Back in Ireland many of Ernie O'Malley's former IRA comrades were now part of the Fianna Fáil government, and the prospect of receiving a military pension from the Irish government convinced O'Malley that a return to Ireland was feasible. Having outstayed his visa in the U.S., O'Malley returned to Ireland in 1935.
On returning to Ireland, Ernie O'Malley immediately headed for Achill Island, where he spent a week along with his old Republican comrade Paedar O'Donnell, his wife Lile and others. O'Malley also issued an invitation for his sweetheart, Helen Hooker, to join him in Ireland. Hooker's father disapproved of O'Malley, but Helen nevertheless travelled to Dublin in 1935. Her mother sent a close family friend, Sarah Sheridan, to report on the suitability of the O'Malley family for marriage into the Hooker family (Helen's sister Blanchette had married John D. Rockerfeller III). Sheridan, formerly the nanny to the Hooker children, was also the grandmother of Catherine Walston, the wife of millionaire British MP Harry Walston and who, allegedly, was later to have an intimate relationship with Ernie O'Malley. Helen and Ernie married in London in September 1935, with Sarah Sheridan in attendance.
In the spring of 1936, Ernie O'Malley's memoirs of the Irish Revolution were published in London by Rich and Cowan under the title 'On Another Man's Wound'. The book had already been rejected by more than a dozen U.S. publishers. Following its publication in London, agreement was reached with U.S. publisher Houghton Mifflin to publish the book in the U.S. under the title 'Army Without Banners'. On Another Man's Wound, the first volume of Ernie O'Malley's memoirs and the only one to be published during his lifetime, has become a classic of revolutionary literature.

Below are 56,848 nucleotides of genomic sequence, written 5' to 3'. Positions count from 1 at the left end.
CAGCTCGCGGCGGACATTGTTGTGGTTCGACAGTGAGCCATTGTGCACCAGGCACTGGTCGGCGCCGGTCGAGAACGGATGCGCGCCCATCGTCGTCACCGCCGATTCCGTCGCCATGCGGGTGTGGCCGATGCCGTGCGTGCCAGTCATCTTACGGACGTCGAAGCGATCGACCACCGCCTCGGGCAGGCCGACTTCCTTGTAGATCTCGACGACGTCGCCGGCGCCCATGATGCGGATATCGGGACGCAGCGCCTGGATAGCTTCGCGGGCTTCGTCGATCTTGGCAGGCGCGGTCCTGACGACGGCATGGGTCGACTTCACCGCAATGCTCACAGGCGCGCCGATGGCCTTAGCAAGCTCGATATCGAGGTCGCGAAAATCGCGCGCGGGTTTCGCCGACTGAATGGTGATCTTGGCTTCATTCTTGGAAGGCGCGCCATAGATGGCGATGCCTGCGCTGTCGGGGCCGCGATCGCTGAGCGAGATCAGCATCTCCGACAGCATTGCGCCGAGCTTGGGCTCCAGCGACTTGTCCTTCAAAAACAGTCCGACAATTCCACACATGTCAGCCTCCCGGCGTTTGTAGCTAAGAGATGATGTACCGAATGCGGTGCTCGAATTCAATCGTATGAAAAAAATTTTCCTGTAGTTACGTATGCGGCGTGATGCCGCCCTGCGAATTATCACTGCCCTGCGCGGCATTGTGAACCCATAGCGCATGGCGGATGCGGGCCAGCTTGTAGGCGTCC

The book's publication in Ireland was accompanied by a libel action from a former IRA volunteer and TD, Joseph O'Connor, who claimed that a passage in the book falsely accused him of cowardice in refusing to take part in an IRA raid. O'Connor won the case and the defendants - O'Malley and his Dublin publisher, Sign of the Three Candles, plus the newspaper the Irish Press which had serialised the book - were forced to pay a total of £550 in damages. When bailiffs seized possession of the County Mayo house that O'Malley and Helen were renting, Helen's father offered to pay O'Malley's share of the award. In the end, Ernie O'Malley borrowed £400 to settle his share of the damages.
In the autumn of 1937 Ernie and Helen O'Malley, who had by now given birth to a son, Cahal, rented the Old Head Lodge, Killsallagh, at Louisburgh on the southern shore of Clew Bay, County Mayo. A year later, after searching for a suitable family home, the O'Malleys moved into Burrishoole Lodge. The Lodge, located between Newport and Mulranny on the northern shore of Clew Bay, was an eight bedroom stone house situated across a lagoon from Burrishoole Abbey, the 15th Century Dominican Priory. Ernie O'Malley was particularly pleased that the location had links to the Clan O'Malley and his ancestor Grace O'Malley (Granuille), the notorious 15th Century pirate queen who controlled the waters of the Mayo coast. The Lodge, with its views of Clew Bay and Croagh Patrick in the distance, appealed to Helen and Ernie's artistic instincts, and Helen extended the building to include a studio for her sculpture. After initially renting Burrishoole Lodge, the O'Malleys purchased the buildings and 40 acres of attached land in 1941. The property was extended with the purchase of a further 30 acres of land in 1942.